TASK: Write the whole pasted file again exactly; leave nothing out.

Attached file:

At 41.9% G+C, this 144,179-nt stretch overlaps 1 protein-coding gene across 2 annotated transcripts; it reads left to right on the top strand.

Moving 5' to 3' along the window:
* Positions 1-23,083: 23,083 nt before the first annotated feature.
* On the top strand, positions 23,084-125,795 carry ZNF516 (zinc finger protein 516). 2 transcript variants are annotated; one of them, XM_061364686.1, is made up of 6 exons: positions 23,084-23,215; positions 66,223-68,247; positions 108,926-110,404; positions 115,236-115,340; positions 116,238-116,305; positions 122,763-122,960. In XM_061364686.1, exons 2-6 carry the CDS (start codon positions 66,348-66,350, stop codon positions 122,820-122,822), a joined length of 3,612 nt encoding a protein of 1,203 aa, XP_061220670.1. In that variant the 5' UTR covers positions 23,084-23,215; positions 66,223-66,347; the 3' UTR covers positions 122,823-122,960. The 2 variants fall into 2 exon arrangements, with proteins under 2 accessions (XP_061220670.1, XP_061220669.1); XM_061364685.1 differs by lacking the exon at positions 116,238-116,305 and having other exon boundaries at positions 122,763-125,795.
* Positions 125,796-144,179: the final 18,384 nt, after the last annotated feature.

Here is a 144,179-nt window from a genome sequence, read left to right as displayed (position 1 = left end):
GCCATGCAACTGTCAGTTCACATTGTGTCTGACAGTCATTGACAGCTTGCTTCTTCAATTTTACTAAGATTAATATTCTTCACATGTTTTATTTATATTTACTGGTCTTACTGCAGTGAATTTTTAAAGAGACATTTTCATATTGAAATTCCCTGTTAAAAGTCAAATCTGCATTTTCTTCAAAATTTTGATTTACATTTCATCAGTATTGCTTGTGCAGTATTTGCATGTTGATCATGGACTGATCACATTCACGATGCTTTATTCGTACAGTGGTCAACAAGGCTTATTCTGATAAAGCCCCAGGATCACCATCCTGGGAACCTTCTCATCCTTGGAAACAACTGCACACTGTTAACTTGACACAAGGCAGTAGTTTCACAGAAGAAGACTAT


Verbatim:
At 41.9% G+C, this 144,179-nt stretch overlaps 1 protein-coding gene across 2 annotated transcripts; it reads left to right on the top strand.

Moving 5' to 3' along the window:
* Positions 1-23,083: 23,083 nt before the first annotated feature.
* On the top strand, positions 23,084-125,795 carry ZNF516 (zinc finger protein 516). 2 transcript variants are annotated; one of them, XM_061364686.1, is made up of 6 exons: positions 23,084-23,215; positions 66,223-68,247; positions 108,926-110,404; positions 115,236-115,340; positions 116,238-116,305; positions 122,763-122,960. In XM_061364686.1, exons 2-6 carry the CDS (start codon positions 66,348-66,350, stop codon positions 122,820-122,822), a joined length of 3,612 nt encoding a protein of 1,203 aa, XP_061220670.1. In that variant the 5' UTR covers positions 23,084-23,215; positions 66,223-66,347; the 3' UTR covers positions 122,823-122,960. The 2 variants fall into 2 exon arrangements, with proteins under 2 accessions (XP_061220670.1, XP_061220669.1); XM_061364685.1 differs by lacking the exon at positions 116,238-116,305 and having other exon boundaries at positions 122,763-125,795.
* Positions 125,796-144,179: the final 18,384 nt, after the last annotated feature.

Here is a 144,179-nt window from a genome sequence, read left to right as displayed (position 1 = left end):
GCCATGCAACTGTCAGTTCACATTGTGTCTGACAGTCATTGACAGCTTGCTTCTTCAATTTTACTAAGATTAATATTCTTCACATGTTTTATTTATATTTACTGGTCTTACTGCAGTGAATTTTTAAAGAGACATTTTCATATTGAAATTCCCTGTTAAAAGTCAAATCTGCATTTTCTTCAAAATTTTGATTTACATTTCATCAGTATTGCTTGTGCAGTATTTGCATGTTGATCATGGACTGATCACATTCACGATGCTTTATTCGTACAGTGGTCAACAAGGCTTATTCTGATAAAGCCCCAGGATCACCATCCTGGGAACCTTCTCATCCTTGGAAACAACTGCACACTGTTAACTTGACACAAGGCAGTAGTTTCACAGAAGAAGACTAT